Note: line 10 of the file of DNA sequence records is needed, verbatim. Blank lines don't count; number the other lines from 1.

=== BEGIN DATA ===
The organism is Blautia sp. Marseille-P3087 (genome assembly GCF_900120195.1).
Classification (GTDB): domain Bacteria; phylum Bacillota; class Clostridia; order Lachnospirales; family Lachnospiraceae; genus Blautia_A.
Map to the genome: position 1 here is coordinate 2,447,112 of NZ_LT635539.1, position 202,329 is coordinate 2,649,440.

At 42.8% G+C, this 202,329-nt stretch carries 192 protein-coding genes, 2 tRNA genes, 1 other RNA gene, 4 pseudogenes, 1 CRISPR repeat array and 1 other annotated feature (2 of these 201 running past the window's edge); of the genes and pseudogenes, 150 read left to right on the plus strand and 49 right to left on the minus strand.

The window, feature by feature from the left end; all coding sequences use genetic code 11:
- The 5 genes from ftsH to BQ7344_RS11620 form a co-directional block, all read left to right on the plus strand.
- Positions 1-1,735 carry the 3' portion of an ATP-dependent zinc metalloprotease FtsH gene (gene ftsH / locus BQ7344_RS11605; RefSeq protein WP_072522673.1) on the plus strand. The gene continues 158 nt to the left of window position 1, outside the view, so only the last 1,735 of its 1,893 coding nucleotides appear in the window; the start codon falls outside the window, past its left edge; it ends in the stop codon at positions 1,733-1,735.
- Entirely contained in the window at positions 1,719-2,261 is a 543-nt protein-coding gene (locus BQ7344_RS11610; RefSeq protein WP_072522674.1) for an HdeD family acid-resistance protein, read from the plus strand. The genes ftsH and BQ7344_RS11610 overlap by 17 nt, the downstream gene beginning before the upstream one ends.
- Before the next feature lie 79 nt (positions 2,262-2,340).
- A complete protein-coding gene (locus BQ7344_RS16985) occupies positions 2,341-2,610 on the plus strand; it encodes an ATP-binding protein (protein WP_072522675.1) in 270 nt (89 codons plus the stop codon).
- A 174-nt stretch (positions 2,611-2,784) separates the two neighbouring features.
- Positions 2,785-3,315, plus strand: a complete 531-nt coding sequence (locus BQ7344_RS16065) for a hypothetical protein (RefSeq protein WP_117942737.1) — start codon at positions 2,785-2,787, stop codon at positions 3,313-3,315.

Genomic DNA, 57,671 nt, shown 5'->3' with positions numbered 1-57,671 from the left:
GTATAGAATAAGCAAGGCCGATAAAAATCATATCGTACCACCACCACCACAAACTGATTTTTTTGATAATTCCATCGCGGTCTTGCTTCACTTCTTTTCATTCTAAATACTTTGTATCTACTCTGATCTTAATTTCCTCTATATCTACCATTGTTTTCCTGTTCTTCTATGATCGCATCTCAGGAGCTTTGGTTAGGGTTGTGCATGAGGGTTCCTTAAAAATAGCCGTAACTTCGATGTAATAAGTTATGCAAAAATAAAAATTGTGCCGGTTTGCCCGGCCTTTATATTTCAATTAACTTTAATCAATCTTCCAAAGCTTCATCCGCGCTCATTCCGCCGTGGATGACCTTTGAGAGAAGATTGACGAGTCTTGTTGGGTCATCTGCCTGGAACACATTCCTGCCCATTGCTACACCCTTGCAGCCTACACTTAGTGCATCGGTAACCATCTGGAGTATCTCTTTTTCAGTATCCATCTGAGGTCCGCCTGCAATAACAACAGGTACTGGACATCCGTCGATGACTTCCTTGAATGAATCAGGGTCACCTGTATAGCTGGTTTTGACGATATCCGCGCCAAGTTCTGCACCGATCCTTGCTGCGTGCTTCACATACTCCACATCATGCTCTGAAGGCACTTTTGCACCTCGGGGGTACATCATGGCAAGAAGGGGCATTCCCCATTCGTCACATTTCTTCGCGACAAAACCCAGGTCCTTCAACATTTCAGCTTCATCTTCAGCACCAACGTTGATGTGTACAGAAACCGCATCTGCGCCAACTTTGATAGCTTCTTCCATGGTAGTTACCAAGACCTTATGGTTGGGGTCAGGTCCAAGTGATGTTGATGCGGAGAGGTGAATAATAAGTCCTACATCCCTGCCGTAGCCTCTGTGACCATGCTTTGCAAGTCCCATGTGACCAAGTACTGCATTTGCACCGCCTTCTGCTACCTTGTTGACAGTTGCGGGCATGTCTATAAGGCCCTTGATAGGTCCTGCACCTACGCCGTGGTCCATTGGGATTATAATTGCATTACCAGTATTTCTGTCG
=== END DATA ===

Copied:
- A complete protein-coding gene (locus BQ7344_RS16985) occupies positions 2,341-2,610 on the plus strand; it encodes an ATP-binding protein (protein WP_072522675.1) in 270 nt (89 codons plus the stop codon).